CHICAGO — Cook County, Ill., is facing a $169 million shortfall in the upcoming fiscal year, county board President Toni Preckwinkle warned.
The nation's second most-populous county, home to Chicago, also expects to end the current 2014 fiscal year with an $86 million deficit if it takes no action, Preckwinkle said at a speech in downtown Chicago Thursday afternoon. Most of that is due to a shortfall in its massive health care system.
But Preckwinkle noted in the speech that she's brought down the county's structural deficit by more than $300 million since she took office in 2011.
"Over the last four years, we've made some strategic structural changes to make sure that [personnel] costs are appropriate," she said. "Today we have a smaller, stronger government than we did four years ago."
The county's fiscal year begins Dec. 1.
Like the city and Illinois, Cook faces a serious unfunded pension obligation that ratings analysts have warned could lead to future downgrades.
The county crafted a plan to address the shortfall last month, and presented it to state lawmakers in the final days of the spring legislative session. It failed to pass the House. Preckwinkle said Thursday that she expects the General Assembly will hold a special session in January where the measure can be addressed again.
The county's main pension fund is less than 60% funded and the forest preserve district fund is just over 60% funded. Like Chicago, the county needs the state to approve changes to its pension systems.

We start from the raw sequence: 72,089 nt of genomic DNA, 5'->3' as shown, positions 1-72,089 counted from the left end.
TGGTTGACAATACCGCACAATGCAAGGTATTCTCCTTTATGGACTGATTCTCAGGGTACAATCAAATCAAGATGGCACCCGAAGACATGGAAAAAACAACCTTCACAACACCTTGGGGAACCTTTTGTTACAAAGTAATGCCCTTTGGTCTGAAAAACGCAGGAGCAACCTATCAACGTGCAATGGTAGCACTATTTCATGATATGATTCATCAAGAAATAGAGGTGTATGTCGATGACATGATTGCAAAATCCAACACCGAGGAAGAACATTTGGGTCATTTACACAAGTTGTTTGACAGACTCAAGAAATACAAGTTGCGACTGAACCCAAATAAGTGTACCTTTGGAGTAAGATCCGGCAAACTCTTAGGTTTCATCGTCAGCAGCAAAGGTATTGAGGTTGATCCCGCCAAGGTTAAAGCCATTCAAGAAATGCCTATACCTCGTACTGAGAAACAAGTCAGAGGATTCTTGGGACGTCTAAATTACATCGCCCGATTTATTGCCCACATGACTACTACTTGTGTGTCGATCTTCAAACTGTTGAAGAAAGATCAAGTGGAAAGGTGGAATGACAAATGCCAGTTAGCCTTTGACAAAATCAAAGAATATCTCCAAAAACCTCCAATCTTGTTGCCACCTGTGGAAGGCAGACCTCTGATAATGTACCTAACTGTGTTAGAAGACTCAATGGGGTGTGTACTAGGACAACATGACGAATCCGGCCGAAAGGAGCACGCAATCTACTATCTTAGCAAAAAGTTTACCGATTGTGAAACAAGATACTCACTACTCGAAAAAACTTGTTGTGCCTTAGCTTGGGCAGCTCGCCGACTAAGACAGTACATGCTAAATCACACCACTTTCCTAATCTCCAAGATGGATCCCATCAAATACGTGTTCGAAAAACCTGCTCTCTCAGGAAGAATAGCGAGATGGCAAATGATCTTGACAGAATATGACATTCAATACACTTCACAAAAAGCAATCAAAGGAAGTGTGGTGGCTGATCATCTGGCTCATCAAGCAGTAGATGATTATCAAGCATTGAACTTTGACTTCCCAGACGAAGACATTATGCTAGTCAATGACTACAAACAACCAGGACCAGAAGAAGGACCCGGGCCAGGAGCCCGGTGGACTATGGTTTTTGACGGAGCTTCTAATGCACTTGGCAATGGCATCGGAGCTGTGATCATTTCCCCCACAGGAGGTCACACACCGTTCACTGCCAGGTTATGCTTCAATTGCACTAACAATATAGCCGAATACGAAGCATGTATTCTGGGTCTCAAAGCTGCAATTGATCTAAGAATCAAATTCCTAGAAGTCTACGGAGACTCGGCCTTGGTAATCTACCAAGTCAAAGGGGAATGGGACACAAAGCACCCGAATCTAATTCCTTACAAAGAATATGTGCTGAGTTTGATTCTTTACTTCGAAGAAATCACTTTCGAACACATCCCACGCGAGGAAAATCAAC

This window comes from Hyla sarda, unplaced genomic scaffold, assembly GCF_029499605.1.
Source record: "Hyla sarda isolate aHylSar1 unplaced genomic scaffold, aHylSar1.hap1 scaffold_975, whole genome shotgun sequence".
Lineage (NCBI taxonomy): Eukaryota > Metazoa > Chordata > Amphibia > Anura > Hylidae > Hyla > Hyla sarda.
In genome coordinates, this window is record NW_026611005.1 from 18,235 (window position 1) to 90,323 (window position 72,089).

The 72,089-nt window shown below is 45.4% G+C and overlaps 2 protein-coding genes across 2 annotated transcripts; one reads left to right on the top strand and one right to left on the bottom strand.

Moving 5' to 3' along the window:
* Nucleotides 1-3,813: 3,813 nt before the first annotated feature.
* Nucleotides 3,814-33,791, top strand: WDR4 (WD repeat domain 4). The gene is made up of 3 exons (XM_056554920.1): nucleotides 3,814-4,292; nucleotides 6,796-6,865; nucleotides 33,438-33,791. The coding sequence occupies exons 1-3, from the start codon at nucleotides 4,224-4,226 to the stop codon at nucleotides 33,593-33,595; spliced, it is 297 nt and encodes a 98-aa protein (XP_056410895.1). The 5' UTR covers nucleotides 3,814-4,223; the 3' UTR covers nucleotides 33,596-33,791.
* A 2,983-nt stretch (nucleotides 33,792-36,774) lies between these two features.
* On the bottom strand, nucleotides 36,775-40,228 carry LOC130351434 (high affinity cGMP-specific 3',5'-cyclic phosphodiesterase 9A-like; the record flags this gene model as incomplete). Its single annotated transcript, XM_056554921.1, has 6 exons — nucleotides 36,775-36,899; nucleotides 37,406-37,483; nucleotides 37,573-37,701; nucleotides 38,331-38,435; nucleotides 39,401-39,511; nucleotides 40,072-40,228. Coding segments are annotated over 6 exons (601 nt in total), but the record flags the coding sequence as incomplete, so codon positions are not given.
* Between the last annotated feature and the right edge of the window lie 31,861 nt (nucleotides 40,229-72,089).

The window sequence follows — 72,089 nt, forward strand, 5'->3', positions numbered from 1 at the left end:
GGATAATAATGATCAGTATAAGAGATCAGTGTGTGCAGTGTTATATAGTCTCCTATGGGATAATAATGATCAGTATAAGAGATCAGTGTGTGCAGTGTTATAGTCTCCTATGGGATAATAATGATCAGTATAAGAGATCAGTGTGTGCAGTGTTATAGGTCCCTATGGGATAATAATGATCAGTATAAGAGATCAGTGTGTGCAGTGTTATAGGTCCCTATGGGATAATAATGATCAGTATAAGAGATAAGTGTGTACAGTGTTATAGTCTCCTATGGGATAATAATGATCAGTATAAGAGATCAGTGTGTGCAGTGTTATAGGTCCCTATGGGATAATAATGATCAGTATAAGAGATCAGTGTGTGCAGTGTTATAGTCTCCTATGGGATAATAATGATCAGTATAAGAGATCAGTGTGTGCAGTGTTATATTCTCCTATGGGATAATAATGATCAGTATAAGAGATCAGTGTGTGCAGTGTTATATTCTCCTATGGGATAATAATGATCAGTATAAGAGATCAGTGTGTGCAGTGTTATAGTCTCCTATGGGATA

Cook expects to spend $2.96 billion in its general fund in fiscal 2015. It expects to bring in $2.79 billion. The shortfall is due to increased spending on overtime and health benefit and other costs, according to preliminary budget documents. An increase of $22.2 million in debt-service payments will mean less property tax in the general fund.
"We have seen decreases, or slower than expected growth, in revenue sources that depend on economic conditions, namely the revenue generated by the sales tax and the sale or transfer of property," Preckwinkle said. Most of the increases are due to rising personnel costs, which take up 80% of the county's roughly $3 billion annual budget.
Nearly a third of the county's budget goes to fund its public health care system. Last year Cook won a federal waiver that allowed it to participate in the new federal health care a year early. That's expected to bring in $334 million more in revenues in 2015, according the county. But it will also spend $384 million more due to higher enrolment and costs associated with CountyCare, the expanded federal program.
In 2014, the health fund spent $244 million more than was originally projected, marking a 25% increase. Preckwinkle blamed a shortfall in the federal government reimbursements and higher than expected enrollment.
"As one of the first to implement the ACA, we knew this would be a huge undertaking," Preckwinkle said. "This only underscores the importance of a disciplined budget process."